Dublin West (four seats)
Current: 1 FG, 1 FF, 1 S-PBP, 1 Labour
A true heavyweight constituency, Dublin West is home to the sitting Taoiseach in Leo Varadkar and a former tánaiste in Joan Burton, both of whom are running again. Varadkar's re-election is, of course, a formality. Fianna Fáil's Jack Chambers is not yet 30, but following his victory last time out has been fast-tracked into a front bench position by leader Micheál Martin. Chambers is capable, if not magnetic, but the old Lenihan Fianna Fáil voting base in the constituency should be enough to see him home comfortably.
Fine Gael has never really threatened to add a second seat in the constituency in addition to the one held by the Taoiseach since his election in 2007, despite throwing considerable resources – and former Olympic athlete Eamonn Coghlan – at the constituency over the years. The biggest impediment to Cllr Emer Currie, Varadkar's running mate, bucking this trend is obviously the presence of Burton and another politician with national profile, Solidarity's Ruth Coppinger, in the remaining seats. Also blocking her way, and presenting a clear and present danger to both Coppinger and Burton, will be Green Party candidate Cllr Roderic O'Gorman, who has been running in elections in the constituency since 2004.
O'Gorman has outperformed his party's national performance in the last two general elections but has never really been in the shake-up for a seat come polling day. If he can successfully court the wealthier, centre-left vote that has traditionally coalesced around Burton, he is in with a strong shout. However, Burton will not be easy to turn over, despite the lack of momentum around the Labour brand.
The last seat was seen as a tussle between former Burton and Coppinger. However, if Sinn Féin's polling numbers are borne out on Saturday, it is hard to see how the party's candidate, Paul Donnelly, will not come into the equation. Burton, then Labour leader, benefitted from a major resource push by the party in the closing days of 2016's campaign when it seemed her seat was in danger. The electorate also seemed to respond to a threat to their sitting minister. The party has no such resources to dedicate to her now, and of course she is no longer a minister.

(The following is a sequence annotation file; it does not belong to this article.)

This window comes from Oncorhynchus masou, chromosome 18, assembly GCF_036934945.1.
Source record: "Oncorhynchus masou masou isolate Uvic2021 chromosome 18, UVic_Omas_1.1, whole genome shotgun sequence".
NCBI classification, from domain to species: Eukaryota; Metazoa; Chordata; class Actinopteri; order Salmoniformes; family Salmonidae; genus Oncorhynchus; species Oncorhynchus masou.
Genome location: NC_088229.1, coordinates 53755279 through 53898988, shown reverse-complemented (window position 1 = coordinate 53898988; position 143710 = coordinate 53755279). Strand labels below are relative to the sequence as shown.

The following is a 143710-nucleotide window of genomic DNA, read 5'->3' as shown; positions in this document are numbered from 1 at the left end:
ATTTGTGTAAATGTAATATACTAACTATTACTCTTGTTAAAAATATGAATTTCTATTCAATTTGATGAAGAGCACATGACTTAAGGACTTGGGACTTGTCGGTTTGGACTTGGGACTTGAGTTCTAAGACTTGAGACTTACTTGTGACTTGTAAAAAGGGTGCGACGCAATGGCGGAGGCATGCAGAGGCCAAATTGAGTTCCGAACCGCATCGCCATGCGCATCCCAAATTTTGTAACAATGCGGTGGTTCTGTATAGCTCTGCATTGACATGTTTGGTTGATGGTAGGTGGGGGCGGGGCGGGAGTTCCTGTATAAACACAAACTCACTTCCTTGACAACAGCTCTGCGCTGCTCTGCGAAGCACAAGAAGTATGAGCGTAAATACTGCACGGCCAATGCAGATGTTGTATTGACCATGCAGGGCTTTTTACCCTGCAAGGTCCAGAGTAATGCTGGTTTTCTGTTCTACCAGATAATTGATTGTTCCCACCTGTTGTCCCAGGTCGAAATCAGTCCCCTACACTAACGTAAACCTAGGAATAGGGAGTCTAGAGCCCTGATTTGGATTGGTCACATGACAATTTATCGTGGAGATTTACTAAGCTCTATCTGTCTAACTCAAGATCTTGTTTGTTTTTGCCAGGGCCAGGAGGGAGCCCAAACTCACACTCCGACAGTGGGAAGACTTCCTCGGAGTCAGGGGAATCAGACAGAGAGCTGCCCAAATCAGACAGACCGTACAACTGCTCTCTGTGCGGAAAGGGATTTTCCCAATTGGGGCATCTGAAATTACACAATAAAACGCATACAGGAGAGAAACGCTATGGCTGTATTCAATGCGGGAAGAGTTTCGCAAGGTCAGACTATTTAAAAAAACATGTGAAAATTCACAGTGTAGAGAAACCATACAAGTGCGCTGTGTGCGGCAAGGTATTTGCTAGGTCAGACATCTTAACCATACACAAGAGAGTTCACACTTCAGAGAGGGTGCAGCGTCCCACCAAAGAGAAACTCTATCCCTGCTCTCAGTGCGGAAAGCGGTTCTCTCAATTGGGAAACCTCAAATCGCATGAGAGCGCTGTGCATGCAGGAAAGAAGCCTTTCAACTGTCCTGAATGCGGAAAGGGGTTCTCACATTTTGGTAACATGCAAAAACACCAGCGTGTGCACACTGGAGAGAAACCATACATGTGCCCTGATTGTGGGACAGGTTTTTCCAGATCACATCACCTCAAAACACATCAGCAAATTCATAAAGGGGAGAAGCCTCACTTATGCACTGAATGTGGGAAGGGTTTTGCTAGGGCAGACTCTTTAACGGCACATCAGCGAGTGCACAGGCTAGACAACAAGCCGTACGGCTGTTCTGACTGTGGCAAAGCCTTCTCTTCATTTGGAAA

If Coppinger can stay ahead of her, and O’Gorman attracts Labour-friendly centre-left first preferences, Burton is the most likely candidate to be squeezed out by a strong showing from Donnelly. A wild card here is Peter Casey, who may siphon off some anti-Government votes from both Coppinger and Donnelly, but he is unlikely to make a meaningful difference in the final reckoning.
On a local level, candidates will have to handle the thorny issue of BusConnects, balancing the utility offered by an improved bus network against the perceived impact on local and residential amenities. Co-living will be another rallying point, with permission just given for a significant development in Castleknock, as will the construction of schools and other facilities for growing families in the area.
Other declared candidates include Aengus Ó Maoláin (Social Democrats) and Edward McManus (Aontú).
Prediction: Varadkar (FG), Chambers (FF), O'Gorman (GP), one from Burton (Lab), Coppinger (S-PBP) and Donnelly (SF)
Candidates: Leo Varadkar (FG), Emer Currie (FG), Jack Chambers (FF), Roderic O'Gorman (GP), Joan Burton (Lab), Ruth Coppinger (S-PBP), Paul Donnelly (SF), Aengus Ó Maoláin (SD), Edward McManus (Aontú), Peter Casey (Ind), Stephen O'Loughlin (Ind), Seán O'Leary (Ind)